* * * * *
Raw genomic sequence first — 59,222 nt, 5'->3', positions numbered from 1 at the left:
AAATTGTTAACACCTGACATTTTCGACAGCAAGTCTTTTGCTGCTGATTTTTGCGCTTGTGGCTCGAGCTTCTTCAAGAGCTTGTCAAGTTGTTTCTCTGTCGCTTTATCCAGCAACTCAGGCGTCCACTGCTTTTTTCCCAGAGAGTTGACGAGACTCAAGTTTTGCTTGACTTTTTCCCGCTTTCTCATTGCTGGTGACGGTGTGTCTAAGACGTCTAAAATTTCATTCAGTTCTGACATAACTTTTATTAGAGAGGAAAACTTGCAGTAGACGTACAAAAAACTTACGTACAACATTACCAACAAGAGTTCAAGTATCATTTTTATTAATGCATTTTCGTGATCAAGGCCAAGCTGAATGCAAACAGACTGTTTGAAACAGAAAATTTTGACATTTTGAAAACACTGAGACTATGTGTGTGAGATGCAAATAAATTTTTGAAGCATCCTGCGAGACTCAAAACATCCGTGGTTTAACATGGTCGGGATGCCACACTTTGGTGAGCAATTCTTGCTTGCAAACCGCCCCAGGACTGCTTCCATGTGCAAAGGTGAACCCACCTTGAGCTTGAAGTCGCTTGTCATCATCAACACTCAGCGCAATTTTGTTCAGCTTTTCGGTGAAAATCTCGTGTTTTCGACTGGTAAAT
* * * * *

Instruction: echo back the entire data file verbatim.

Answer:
Raw genomic sequence first — 59,222 nt, 5'->3', positions numbered from 1 at the left:
AAATTGTTAACACCTGACATTTTCGACAGCAAGTCTTTTGCTGCTGATTTTTGCGCTTGTGGCTCGAGCTTCTTCAAGAGCTTGTCAAGTTGTTTCTCTGTCGCTTTATCCAGCAACTCAGGCGTCCACTGCTTTTTTCCCAGAGAGTTGACGAGACTCAAGTTTTGCTTGACTTTTTCCCGCTTTCTCATTGCTGGTGACGGTGTGTCTAAGACGTCTAAAATTTCATTCAGTTCTGACATAACTTTTATTAGAGAGGAAAACTTGCAGTAGACGTACAAAAAACTTACGTACAACATTACCAACAAGAGTTCAAGTATCATTTTTATTAATGCATTTTCGTGATCAAGGCCAAGCTGAATGCAAACAGACTGTTTGAAACAGAAAATTTTGACATTTTGAAAACACTGAGACTATGTGTGTGAGATGCAAATAAATTTTTGAAGCATCCTGCGAGACTCAAAACATCCGTGGTTTAACATGGTCGGGATGCCACACTTTGGTGAGCAATTCTTGCTTGCAAACCGCCCCAGGACTGCTTCCATGTGCAAAGGTGAACCCACCTTGAGCTTGAAGTCGCTTGTCATCATCAACACTCAGCGCAATTTTGTTCAGCTTTTCGGTGAAAATCTCGTGTTTTCGACTGGTAAAT